Following the involvement of the United States in World War II, the British and USA governments agreed that the British Government would provide port and airfield facilities and in return, the USA would supply the British with arms.
An airfield was constructed just to the north of the village of Grafton, originally as a satellite airfield to the one nearby at Polebrook, and intended to be available in the event of Polebrook becoming unserviceable due to enemy action.
Built by George Wimpey & Company Limited, in 1941, improvements were made throughout the period of WWII. The airfield covered approximately 500 acres and during its construction two avenues of trees were destroyed along with many hedgerows, as well as the buildings of Rectory Farm and Grafton Lodge Farm.
The airfield was bisected by the Grafton to Brigstock Road and, traveling north, the site of the airfield itself is to the left with the living and domestic areas to the right. Full use was made of the natural woodland for camouflage. The living area consisted mainly of wood and canvas hut constructions, the more permanent buildings being brick-built mess halls and clubs. The whole site accommodated up to 3,000 personnel and had all the facilities needed, including a hospital, cinema, and chapel.
At the time of American involvement, Grafton happened to be the first airfield available and so for the remainder of the war it was known officially as Station 106, becoming an integral part of the 8th Air Force. The first unit to move in, on May 12, 1942, was the 15th Bomb Squadron which had to use American-built Douglas Boston twin-engine bombers borrowed from the Royal Air Force.
This unit moved to Molesworth on June 9, 1942, and was followed on July 6 by the 97th Bomb Group operating the Boeing B-17 flying Fortress. On August 17, 1942, his unit dropped the first bombs carried by the 8th Bomber Command on the railway marshalling yards at Rouen, France. The 97th was withdrawn on September 8 for service in North Africa, and four days later Station 106 was occupied by the 305th Bomb Group (H) pending their departure to their permanent base at Chelveston on December 11, 1942. The airfield was briefly occupied between April 16-May 2, 1943, by the 96th BG while waiting to move to Andrews Field in Essex.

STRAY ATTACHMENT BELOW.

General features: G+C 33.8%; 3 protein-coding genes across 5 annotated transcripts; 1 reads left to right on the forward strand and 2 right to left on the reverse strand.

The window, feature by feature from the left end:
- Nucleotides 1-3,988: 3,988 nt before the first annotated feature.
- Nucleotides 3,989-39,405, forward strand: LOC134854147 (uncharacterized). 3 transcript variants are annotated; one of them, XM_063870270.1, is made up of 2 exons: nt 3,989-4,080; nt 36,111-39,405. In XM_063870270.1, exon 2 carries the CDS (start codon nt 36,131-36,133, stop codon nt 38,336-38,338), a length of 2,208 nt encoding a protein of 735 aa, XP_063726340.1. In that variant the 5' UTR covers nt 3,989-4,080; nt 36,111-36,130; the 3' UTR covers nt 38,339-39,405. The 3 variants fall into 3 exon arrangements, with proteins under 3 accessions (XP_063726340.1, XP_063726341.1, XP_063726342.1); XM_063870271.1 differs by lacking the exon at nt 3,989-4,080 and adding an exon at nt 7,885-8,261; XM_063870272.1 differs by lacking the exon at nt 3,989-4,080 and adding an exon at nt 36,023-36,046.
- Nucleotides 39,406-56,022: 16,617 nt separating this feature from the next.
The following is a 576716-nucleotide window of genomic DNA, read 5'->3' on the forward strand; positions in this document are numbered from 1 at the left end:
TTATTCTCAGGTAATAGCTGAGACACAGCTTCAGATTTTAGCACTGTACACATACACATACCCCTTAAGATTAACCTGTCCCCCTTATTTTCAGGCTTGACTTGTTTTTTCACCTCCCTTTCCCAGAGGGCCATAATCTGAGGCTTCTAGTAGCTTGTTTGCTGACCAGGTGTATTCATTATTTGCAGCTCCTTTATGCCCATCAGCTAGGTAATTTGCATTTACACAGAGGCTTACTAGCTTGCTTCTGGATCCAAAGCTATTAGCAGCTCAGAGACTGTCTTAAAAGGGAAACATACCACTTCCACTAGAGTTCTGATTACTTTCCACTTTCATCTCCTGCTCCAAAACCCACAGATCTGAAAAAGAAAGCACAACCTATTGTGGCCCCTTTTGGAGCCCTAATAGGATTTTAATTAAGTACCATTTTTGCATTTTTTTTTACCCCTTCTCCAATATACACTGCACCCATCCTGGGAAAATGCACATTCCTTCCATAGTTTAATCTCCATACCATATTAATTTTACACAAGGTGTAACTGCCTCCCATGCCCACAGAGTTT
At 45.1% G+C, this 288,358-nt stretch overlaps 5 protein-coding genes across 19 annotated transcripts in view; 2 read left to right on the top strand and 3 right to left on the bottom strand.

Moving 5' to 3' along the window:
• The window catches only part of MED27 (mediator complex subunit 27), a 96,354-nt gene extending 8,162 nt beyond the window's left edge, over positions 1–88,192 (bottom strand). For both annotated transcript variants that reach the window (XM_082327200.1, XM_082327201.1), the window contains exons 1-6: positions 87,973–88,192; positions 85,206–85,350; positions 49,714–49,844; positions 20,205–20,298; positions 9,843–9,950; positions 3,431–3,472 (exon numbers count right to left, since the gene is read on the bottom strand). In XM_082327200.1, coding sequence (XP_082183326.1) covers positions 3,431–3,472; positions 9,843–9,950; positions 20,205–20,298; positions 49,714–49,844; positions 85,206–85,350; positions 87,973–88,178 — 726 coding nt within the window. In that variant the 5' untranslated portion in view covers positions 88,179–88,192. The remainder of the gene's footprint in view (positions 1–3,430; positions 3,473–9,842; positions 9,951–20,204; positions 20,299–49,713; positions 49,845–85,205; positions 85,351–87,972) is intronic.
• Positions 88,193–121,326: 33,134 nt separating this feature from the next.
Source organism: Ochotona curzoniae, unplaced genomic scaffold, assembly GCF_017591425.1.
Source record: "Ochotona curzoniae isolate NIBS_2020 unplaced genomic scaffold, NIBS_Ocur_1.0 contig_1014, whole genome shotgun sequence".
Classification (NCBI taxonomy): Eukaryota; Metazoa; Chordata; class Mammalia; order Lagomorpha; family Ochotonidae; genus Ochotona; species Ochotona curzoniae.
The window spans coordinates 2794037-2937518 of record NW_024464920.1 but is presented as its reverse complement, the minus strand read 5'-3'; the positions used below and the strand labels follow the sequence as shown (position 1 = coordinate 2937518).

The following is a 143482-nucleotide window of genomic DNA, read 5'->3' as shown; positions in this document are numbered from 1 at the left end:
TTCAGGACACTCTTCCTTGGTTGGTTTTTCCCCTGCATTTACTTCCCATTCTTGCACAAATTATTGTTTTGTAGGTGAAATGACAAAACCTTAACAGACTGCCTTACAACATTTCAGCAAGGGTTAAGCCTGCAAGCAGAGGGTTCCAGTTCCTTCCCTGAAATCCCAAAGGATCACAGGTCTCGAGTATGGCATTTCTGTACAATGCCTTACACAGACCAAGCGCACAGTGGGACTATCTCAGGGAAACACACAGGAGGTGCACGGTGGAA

The last unit to move into Station 106 on May 25, 1943, was the 384th BG (H), which was to remain at Grafton until the cessation of hostilities in Europe. It was the 384th that had the distinction of dropping the last bombs carried by the 8th AF when they bombed the Skoda Works at Pilsen, Czechoslovakia, on April 25, 1945.
The 384th BG, during its two years at Grafton, built up an enviable reputation, and amongst its many achievements were 2 Divisional Unit Citations for Heroism and Dedication to Duty against Extreme Odds; over 1000 personnel received the Distinguished Flying Cross. They achieved 9,348 credited sorties with their B-17 Flying Fortresses, losing 159 aircraft and 1,579 personnel, but claiming 165 aircraft.
Amongst the more permanent reminders of the 384th BG (H) presence at Grafton in WWII is a granite memorial situated on the airfield, a stained-glass window in the Parish Church of St. James the Apostle (during weekdays, inquire at the Post Office for the key, if necessary), a Saint Christopher statue and bell in the Parish Church of Saint Peter and Saint Paul in Kettering.
The 384th Bomb Group website staff is grateful to Quentin Bland (now deceased) of Grafton Underwood, for permission to use the foregoing text. Quentin's unflagging support of the 384th has helped ...